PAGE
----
“I was taking a law school admissions test in a big classroom at Harvard. My friend and I were some of the only women in the room. I was feeling nervous. I was a senior in college. I wasn’t sure how well I’d do. And while we’re waiting for the exam to start, a group of men began to yell things like: ‘You don’t need to be here.’ And ‘There’s plenty else you can do.’ It turned into a real ‘pile on.’ One of them even said: ‘If you take my spot, I’ll get drafted, and I’ll go to Vietnam, and I’ll die.’ And they weren’t kidding around. It was intense. It got very personal. But I couldn’t respond. I couldn’t afford to get distracted because I didn’t want to mess up the test. So I just kept looking down, hoping that the proctor would walk in the room. I know that I can be perceived as aloof or cold or unemotional. But I had to learn as a young woman to control my emotions. And that’s a hard path to walk. Because you need to protect yourself, you need to keep steady, but at the same time you don’t want to seem ‘walled off.’ And sometimes I think I come across more in the ‘walled off’ arena. And if I create that perception, then I take responsibility. I don’t view myself as cold or unemotional. And neither do my friends. And neither does my family. But if that sometimes is the perception I create, then I can’t blame people for thinking that.”
I was so impressed with this quote from Humans of New York (and this one, too) that was posted yesterday. I wasn’t as surprised by who said it, because I’ve learned as much about her from her many biographies.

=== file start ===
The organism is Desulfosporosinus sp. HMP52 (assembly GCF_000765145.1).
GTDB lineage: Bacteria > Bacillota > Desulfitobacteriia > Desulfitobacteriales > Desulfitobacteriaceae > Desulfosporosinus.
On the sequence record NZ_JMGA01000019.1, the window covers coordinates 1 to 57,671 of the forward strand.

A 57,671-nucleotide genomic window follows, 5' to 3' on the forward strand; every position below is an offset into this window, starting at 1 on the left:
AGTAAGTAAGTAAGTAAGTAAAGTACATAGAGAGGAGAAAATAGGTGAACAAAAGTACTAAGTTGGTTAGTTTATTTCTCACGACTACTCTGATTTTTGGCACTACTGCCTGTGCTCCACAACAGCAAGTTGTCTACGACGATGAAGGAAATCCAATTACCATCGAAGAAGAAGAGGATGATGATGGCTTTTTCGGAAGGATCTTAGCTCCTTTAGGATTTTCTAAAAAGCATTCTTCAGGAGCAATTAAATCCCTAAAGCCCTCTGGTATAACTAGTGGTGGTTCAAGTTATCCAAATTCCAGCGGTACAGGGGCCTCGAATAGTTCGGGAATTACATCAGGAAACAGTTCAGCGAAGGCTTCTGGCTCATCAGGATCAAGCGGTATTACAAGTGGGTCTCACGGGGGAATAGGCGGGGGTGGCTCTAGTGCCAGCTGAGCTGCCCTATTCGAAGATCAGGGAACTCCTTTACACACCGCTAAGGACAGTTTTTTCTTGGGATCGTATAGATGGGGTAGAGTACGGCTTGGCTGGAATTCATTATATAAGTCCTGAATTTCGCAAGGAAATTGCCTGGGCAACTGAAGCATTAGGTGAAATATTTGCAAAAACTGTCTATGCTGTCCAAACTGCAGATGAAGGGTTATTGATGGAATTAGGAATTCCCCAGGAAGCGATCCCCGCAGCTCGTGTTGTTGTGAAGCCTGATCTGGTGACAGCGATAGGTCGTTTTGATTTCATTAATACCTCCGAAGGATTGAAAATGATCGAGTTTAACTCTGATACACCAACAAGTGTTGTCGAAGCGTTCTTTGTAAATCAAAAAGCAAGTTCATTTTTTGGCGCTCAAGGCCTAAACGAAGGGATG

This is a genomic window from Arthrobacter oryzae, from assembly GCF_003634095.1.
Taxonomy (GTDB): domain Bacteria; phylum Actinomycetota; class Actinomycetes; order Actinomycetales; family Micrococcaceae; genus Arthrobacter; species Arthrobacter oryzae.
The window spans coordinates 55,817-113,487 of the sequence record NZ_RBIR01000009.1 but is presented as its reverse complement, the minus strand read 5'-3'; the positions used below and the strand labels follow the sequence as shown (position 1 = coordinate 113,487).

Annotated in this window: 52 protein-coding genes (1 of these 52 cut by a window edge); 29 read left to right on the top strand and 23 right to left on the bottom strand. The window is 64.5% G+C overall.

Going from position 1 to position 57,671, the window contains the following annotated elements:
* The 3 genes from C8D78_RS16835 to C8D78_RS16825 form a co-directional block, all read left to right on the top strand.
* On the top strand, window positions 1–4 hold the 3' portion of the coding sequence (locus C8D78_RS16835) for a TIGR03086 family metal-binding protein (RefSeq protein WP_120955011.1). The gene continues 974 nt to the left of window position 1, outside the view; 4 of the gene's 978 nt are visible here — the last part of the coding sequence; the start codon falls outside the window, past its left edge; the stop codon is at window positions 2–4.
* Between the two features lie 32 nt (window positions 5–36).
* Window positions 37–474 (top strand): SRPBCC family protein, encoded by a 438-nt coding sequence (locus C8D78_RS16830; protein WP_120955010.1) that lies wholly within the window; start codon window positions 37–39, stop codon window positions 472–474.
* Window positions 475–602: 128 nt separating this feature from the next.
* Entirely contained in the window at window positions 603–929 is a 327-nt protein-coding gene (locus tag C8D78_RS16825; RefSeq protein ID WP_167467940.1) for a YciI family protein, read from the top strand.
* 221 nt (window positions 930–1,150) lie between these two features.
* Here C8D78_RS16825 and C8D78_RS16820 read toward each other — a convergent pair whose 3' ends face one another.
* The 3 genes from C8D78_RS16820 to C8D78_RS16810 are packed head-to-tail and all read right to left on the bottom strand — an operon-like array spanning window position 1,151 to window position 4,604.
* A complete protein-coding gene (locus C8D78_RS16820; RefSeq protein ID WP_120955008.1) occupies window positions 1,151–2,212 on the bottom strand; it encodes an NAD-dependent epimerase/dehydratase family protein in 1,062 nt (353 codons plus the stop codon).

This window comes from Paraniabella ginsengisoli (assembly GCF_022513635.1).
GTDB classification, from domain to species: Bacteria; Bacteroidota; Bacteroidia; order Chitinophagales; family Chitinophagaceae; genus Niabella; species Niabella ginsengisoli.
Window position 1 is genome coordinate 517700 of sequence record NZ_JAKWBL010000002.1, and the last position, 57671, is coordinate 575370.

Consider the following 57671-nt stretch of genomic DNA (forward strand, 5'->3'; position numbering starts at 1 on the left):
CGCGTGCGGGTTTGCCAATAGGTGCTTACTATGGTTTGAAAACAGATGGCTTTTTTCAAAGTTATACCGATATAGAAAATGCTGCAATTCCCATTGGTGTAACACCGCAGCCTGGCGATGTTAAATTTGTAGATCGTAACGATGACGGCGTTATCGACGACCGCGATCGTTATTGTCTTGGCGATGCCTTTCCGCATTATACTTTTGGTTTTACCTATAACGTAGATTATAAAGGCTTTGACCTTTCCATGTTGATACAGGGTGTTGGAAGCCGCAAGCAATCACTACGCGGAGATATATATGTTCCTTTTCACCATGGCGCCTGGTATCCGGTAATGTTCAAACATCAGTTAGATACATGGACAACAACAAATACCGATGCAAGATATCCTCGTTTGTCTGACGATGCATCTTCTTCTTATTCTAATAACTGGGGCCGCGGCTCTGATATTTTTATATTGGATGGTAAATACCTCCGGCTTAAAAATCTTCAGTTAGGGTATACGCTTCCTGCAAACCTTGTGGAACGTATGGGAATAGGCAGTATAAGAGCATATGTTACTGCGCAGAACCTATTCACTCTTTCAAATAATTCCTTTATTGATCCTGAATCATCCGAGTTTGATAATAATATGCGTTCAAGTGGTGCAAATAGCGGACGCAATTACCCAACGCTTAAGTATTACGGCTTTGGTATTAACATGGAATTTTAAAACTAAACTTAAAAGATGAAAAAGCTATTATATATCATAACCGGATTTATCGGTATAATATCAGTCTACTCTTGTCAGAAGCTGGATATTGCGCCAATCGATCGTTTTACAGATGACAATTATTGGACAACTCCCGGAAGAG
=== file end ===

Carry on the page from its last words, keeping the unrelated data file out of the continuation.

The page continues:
I’m pretty sure that all women can relate to being told:
- You smile too much
- You don’t smile enough
- You are too loud
- You are too quiet
- You’re too open
- You’re too closed off
- You’re acting/talking/sitting/dressing like a guy
- You aren’t girly enough
The list goes on and on (and on and on) and it sucks. It really sucks. Because when you’re working hard at whatever it is you’re doing and the feedback you get is to “smile more/less” or “talk louder/softer” you can’t help but feel like you’re trapped in the middle of some (patriarchal?) paradox that makes zero sense.
When a woman who’s made it to the top is telling you that she’s been there and it’s hard to keep your head down and focus on yourself rather than the noise, and that it’s worth it if you do? That is pretty inspiring.